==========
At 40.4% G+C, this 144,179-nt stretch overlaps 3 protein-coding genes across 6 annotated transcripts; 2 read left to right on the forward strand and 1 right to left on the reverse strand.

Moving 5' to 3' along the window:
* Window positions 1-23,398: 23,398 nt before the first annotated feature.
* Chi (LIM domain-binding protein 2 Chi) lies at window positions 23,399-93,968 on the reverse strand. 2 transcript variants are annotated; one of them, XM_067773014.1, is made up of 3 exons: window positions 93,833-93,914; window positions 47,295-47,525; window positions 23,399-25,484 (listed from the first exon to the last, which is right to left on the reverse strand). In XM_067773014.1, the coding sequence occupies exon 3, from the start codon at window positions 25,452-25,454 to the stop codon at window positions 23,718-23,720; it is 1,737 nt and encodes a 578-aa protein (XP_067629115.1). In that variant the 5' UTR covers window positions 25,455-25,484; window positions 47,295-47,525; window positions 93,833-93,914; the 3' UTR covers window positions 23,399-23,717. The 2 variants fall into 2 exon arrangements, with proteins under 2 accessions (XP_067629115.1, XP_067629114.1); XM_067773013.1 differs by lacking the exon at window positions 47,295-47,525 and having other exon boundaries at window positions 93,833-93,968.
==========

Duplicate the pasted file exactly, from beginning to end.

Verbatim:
At 40.4% G+C, this 144,179-nt stretch overlaps 3 protein-coding genes across 6 annotated transcripts; 2 read left to right on the forward strand and 1 right to left on the reverse strand.

Moving 5' to 3' along the window:
* Window positions 1-23,398: 23,398 nt before the first annotated feature.
* Chi (LIM domain-binding protein 2 Chi) lies at window positions 23,399-93,968 on the reverse strand. 2 transcript variants are annotated; one of them, XM_067773014.1, is made up of 3 exons: window positions 93,833-93,914; window positions 47,295-47,525; window positions 23,399-25,484 (listed from the first exon to the last, which is right to left on the reverse strand). In XM_067773014.1, the coding sequence occupies exon 3, from the start codon at window positions 25,452-25,454 to the stop codon at window positions 23,718-23,720; it is 1,737 nt and encodes a 578-aa protein (XP_067629115.1). In that variant the 5' UTR covers window positions 25,455-25,484; window positions 47,295-47,525; window positions 93,833-93,914; the 3' UTR covers window positions 23,399-23,717. The 2 variants fall into 2 exon arrangements, with proteins under 2 accessions (XP_067629115.1, XP_067629114.1); XM_067773013.1 differs by lacking the exon at window positions 47,295-47,525 and having other exon boundaries at window positions 93,833-93,968.